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Springtime Stewardship Successes

May 31, 2024 by Addie Hedges

We’ve been excited to get out on our rivers, stewarding natural places, for months. As the weather has gotten warmer, we’ve been out building trails, planting trees, and connecting with landowners. Here are a few highlights from our work in the field to make rivers better places for people and wildlife. 

Last weekend, we assembled a crew of 6 community volunteers, and a group of 5 from the Laraway School, to meet us at Journey’s End Swimming Hole in Johnson. This parcel is a well-loved place to cool off in the summer months, both for visitors and locals. We knew after going to the site last summer that it needed some trail improvements to make the half-mile walk a more enjoyable experience. The ground there tends to stay wet, so people were bound to find a muddy mess on their way to the picturesque swimming hole in the middle of the forest. 



With the help of Laraway School volunteers, we brought a truckload of lumber, kindly provided by the Johnson Conservation Commission, into the site. They spent Friday helping us move the lumber, and build three 8-foot sections of boardwalk. 








Then, on Saturday, we went back to the site, this time with community members, to build 12 feet of boardwalk, and 60 feet of puncheon, where feet can stay dry on their hike. These improvements would have taken our stewardship team way longer than two days to finish, and we are grateful for the great people willing to lend their time to us, making short work of projects. Keep an eye out for future opportunities like this one!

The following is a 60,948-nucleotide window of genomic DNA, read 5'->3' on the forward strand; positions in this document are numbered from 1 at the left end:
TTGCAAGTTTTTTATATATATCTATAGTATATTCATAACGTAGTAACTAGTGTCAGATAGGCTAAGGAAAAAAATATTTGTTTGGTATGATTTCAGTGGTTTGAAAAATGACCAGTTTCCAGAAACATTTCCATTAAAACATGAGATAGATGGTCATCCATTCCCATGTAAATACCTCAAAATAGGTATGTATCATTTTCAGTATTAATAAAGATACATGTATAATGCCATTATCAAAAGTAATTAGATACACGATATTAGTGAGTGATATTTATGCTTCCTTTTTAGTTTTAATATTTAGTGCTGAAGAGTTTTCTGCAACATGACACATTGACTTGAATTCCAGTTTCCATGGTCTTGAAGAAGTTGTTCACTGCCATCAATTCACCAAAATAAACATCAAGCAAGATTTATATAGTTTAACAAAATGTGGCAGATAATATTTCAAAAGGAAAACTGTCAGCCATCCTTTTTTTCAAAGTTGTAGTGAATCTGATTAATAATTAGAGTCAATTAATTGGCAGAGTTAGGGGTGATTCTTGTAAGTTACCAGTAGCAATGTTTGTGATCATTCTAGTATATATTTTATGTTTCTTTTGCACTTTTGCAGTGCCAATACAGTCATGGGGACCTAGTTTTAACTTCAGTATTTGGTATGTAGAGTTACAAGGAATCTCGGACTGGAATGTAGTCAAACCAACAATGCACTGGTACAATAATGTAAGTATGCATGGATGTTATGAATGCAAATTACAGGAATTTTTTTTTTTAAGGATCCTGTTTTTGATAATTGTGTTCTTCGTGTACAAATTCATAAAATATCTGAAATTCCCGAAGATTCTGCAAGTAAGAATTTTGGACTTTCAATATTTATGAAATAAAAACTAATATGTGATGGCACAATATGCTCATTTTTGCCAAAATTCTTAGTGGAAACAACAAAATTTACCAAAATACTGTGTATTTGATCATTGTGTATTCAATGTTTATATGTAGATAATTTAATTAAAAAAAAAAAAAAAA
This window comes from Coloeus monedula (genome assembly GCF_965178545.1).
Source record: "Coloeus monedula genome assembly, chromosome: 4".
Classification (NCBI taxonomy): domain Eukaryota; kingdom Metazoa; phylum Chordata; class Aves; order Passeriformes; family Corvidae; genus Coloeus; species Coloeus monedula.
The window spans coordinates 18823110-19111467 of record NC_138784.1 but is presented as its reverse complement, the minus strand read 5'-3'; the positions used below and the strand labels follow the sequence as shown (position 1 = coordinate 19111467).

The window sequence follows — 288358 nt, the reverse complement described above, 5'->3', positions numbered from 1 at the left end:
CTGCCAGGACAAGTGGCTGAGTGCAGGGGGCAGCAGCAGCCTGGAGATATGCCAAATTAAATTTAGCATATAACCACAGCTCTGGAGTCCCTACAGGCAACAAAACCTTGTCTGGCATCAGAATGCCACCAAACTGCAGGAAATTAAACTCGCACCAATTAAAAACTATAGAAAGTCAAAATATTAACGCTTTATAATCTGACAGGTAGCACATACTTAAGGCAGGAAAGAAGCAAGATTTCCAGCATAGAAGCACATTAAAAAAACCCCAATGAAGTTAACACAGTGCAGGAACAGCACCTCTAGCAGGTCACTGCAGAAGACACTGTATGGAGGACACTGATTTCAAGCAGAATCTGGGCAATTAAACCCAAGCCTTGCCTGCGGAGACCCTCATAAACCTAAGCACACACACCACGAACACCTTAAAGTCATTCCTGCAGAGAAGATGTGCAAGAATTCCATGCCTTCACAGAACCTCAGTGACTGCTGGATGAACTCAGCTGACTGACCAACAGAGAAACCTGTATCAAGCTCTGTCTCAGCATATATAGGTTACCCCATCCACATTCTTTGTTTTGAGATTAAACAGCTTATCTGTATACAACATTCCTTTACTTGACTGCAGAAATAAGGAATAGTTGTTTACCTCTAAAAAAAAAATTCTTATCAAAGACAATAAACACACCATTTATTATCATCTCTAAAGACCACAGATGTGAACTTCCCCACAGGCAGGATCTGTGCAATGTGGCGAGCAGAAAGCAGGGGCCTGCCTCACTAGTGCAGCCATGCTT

We didn’t stop there though, some of our staff got out to Rochester on Thursday for another important trail work project. The Thrailkill River Corridor Easement has been kindly open to public access by the landowner for many years. Situated between a public park and the elementary school, this large parcel along the White River has been a connector that dog walkers, schoolchildren, and other community members use almost daily. 

Buffer staking to ensure compliance with river corridor easement terms

Last year, when we went out to the site to do our annual monitoring, where we make sure that the riparian buffer is the correct width, and check on how the river is doing, we noticed that due to some shift of the river, the trail the landowner had been maintaining was within the buffer specified in the easement. Our Stewardship Coordinator Amanda stepped in and talked with the landowner. She realized that the landowner’s service to the community is invaluable, and agreed that moving the trail outside of the buffer is a great way to maintain that connection while doing what is best for the river.

Trail relocation sign and trail ready to be rewilded within the riparian buffer zone.



So, with his agreement, part of our team got out on the river to relocate the trail, roping off the old path, and giving it a headstart at regrowth by moving woody debris and leaf litter into the trail. Then we set off to stake the new trail, just a few feet outside the riparian area. Now this site is better for the river, and also a great place for the community to take advantage of the site. 

Carrying tools along the new trail.

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